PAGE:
If you could build your dream gaming notebook, it might look like the $3,348 Eurocom Racer 2.0. Equipped with an Ivy Bridge processor, a matte 1080p display and one of the most powerful AMD GPUs on the market, the Racer 2.0 is here to kick ass and take names. But can this rig hold its own against bigger names?
Compared with gaming machines such as the Alienware M17x R4 and the Origin Eon 17S, the Racer 2.0 is rather unassuming. The black rubberized lid is emblazoned with a large gray Eurocom insignia, and subtle angles along the edges and a gentle slope along the top of the lid gives the Racer some character. We appreciate the rubberized finish; it not only eliminates the possibility of smudging and fingerprints, but feels good, too.
The notebook's interior is also rather humdrum, featuring a black rubberized keyboard dock and palm rest. The only standouts are the ornate speaker that runs the length of the keyboard, the backlit keyboard shining an ethereal blue light and the fingerprint reader between the discrete mouse buttons.
Overall, we prefer Origin's approach, which lets customers choose from a slew of custom paint jobs and panel designs to make their notebooks stand out.
At 7.2 pounds, the 15 x 10.2 x 1.4-1.7-inch Racer 2.0 is no lightweight, but a bit more portable than the MSI GT680R-008US (7.6 pounds, 15.6 x 10.5 x 2.2 inches). Nevertheless, this is not a notebook made for travel.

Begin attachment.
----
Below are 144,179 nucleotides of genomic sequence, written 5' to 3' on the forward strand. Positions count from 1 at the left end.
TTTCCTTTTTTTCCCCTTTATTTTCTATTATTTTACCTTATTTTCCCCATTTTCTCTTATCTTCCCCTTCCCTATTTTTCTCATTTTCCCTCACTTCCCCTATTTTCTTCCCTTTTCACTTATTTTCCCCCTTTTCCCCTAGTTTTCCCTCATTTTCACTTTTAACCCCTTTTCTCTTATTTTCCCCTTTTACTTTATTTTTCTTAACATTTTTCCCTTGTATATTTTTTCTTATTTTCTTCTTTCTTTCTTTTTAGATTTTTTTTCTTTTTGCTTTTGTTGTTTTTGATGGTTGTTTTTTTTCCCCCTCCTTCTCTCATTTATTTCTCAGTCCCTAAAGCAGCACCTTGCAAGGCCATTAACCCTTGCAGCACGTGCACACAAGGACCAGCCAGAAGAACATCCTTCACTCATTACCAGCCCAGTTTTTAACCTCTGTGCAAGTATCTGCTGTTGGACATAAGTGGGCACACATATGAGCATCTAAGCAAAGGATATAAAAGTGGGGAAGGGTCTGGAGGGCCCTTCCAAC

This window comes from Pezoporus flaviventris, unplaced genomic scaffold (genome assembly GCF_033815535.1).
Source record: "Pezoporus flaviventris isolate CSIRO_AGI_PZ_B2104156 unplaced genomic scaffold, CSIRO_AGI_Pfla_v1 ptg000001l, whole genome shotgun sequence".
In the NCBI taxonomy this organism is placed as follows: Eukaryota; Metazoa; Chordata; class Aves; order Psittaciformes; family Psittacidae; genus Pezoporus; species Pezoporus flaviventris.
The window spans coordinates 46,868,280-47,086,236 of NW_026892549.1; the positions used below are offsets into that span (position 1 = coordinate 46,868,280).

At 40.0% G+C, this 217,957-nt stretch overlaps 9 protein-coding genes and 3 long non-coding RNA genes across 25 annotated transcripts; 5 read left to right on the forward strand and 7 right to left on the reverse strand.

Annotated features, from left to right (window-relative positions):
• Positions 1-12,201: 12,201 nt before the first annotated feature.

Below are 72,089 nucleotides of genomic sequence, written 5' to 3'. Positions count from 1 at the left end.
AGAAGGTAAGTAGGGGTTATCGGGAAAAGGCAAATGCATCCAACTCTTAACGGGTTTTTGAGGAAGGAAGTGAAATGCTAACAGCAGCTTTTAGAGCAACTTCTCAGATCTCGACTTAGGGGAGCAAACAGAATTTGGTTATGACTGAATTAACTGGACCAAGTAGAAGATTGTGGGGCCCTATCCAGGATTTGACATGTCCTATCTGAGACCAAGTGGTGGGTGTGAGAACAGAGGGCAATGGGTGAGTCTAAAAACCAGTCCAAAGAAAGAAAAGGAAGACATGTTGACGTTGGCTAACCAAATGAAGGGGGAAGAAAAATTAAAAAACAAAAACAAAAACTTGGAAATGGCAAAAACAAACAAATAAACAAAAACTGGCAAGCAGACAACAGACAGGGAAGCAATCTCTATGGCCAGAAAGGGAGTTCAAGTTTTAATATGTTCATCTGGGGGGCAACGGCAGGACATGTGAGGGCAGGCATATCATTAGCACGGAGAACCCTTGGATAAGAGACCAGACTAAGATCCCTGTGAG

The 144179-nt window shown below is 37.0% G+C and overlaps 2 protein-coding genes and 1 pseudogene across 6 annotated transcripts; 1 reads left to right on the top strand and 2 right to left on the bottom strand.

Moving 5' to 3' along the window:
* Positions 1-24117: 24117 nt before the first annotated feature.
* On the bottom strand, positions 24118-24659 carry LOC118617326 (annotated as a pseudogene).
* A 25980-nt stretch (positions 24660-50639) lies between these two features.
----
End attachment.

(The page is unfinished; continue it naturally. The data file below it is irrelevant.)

We were pleasantly surprised to see a matte display on a gaming notebook. The 15.6-inch 1920 x 1080-pixel display delivered vivid colors and wide viewing angles, enough so two friends can watch you put the hurt on a few n00bs.
As we played "Assassin's Creed 2," the Racer did a great job rendering the rich, colorful vistas of Venice, including the deep blue waters of its famous canals, and the decadent purples, reds and golds of noblemen and women's attire. As we surveyed the lay of the land in "Eagle Vision," friends were swathed in an ethereal blue while foes glowed a menacing red. The crisp, clear graphics were even more breathtaking as we perched on the precipice of especially tall viewpoints that pulled back to reveal the intricate architecture of the expansive city.
As we watched the 1080p trailer of "Les Miserables," Anne Hathaway's painfully gaunt, ashen white skin made her periwinkle blue cape pop. There were areas of fuzziness, however, particularly in darker scenes. The Racer 2.0's 273 lux display is easily brighter than the 249 desktop replacement average as well as the Eon 17S (262), but falls a little below the 282-lux M17x.
Overall, the M17x displayed deeper blacks, sharper details and more vivid color in games such as "Assassin's Creed 2," but we prefer the Racer 2.0's matte display to the M17x's more reflective screen.